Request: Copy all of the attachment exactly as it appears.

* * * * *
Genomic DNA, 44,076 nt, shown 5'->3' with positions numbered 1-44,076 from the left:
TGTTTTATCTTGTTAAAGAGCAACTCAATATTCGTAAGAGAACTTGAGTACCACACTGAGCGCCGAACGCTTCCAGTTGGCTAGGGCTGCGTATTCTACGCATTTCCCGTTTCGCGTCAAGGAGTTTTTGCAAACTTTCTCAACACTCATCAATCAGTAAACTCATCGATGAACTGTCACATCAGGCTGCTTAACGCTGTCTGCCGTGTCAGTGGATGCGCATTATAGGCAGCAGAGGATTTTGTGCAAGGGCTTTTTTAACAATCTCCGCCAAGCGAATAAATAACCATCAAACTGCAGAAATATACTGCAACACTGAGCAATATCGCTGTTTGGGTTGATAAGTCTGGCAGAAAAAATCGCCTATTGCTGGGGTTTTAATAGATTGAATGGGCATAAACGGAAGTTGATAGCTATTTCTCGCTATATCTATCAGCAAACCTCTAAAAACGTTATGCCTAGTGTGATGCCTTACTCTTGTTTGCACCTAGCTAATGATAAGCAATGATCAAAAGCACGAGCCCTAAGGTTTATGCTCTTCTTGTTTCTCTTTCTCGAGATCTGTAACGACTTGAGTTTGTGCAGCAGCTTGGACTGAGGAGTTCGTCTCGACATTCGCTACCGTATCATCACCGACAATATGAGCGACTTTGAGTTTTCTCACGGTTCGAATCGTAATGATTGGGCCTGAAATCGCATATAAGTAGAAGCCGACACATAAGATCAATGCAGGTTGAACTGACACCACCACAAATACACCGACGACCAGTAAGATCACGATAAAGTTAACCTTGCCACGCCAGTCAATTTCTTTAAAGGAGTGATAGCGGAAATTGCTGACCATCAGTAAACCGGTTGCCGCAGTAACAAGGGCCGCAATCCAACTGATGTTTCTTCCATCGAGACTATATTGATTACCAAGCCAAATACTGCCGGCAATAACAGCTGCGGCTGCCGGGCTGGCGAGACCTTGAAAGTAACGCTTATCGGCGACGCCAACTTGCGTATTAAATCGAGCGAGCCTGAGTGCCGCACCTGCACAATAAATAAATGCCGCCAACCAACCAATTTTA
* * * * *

Genomic DNA, 44,076 nt, shown 5'->3' with positions numbered 1-44,076 from the left:
TGTTTTATCTTGTTAAAGAGCAACTCAATATTCGTAAGAGAACTTGAGTACCACACTGAGCGCCGAACGCTTCCAGTTGGCTAGGGCTGCGTATTCTACGCATTTCCCGTTTCGCGTCAAGGAGTTTTTGCAAACTTTCTCAACACTCATCAATCAGTAAACTCATCGATGAACTGTCACATCAGGCTGCTTAACGCTGTCTGCCGTGTCAGTGGATGCGCATTATAGGCAGCAGAGGATTTTGTGCAAGGGCTTTTTTAACAATCTCCGCCAAGCGAATAAATAACCATCAAACTGCAGAAATATACTGCAACACTGAGCAATATCGCTGTTTGGGTTGATAAGTCTGGCAGAAAAAATCGCCTATTGCTGGGGTTTTAATAGATTGAATGGGCATAAACGGAAGTTGATAGCTATTTCTCGCTATATCTATCAGCAAACCTCTAAAAACGTTATGCCTAGTGTGATGCCTTACTCTTGTTTGCACCTAGCTAATGATAAGCAATGATCAAAAGCACGAGCCCTAAGGTTTATGCTCTTCTTGTTTCTCTTTCTCGAGATCTGTAACGACTTGAGTTTGTGCAGCAGCTTGGACTGAGGAGTTCGTCTCGACATTCGCTACCGTATCATCACCGACAATATGAGCGACTTTGAGTTTTCTCACGGTTCGAATCGTAATGATTGGGCCTGAAATCGCATATAAGTAGAAGCCGACACATAAGATCAATGCAGGTTGAACTGACACCACCACAAATACACCGACGACCAGTAAGATCACGATAAAGTTAACCTTGCCACGCCAGTCAATTTCTTTAAAGGAGTGATAGCGGAAATTGCTGACCATCAGTAAACCGGTTGCCGCAGTAACAAGGGCCGCAATCCAACTGATGTTTCTTCCATCGAGACTATATTGATTACCAAGCCAAATACTGCCGGCAATAACAGCTGCGGCTGCCGGGCTGGCGAGACCTTGAAAGTAACGCTTATCGGCGACGCCAACTTGCGTATTAAATCGAGCGAGCCTGAGTGCCGCACCTGCACAATAAATAAATGCCGCCAACCAACCAATTTTA